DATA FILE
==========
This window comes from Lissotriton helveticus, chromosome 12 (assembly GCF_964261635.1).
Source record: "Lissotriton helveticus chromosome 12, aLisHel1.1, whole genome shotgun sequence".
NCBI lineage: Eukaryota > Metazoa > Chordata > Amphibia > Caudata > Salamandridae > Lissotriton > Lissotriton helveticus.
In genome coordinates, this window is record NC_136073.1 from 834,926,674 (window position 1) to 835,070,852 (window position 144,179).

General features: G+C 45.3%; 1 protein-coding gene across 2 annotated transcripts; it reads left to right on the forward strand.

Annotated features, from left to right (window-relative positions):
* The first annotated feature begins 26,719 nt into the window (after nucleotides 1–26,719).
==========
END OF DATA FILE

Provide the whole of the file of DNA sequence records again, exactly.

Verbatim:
This window comes from Lissotriton helveticus, chromosome 12 (assembly GCF_964261635.1).
Source record: "Lissotriton helveticus chromosome 12, aLisHel1.1, whole genome shotgun sequence".
NCBI lineage: Eukaryota > Metazoa > Chordata > Amphibia > Caudata > Salamandridae > Lissotriton > Lissotriton helveticus.
In genome coordinates, this window is record NC_136073.1 from 834,926,674 (window position 1) to 835,070,852 (window position 144,179).

General features: G+C 45.3%; 1 protein-coding gene across 2 annotated transcripts; it reads left to right on the forward strand.

Annotated features, from left to right (window-relative positions):
* The first annotated feature begins 26,719 nt into the window (after nucleotides 1–26,719).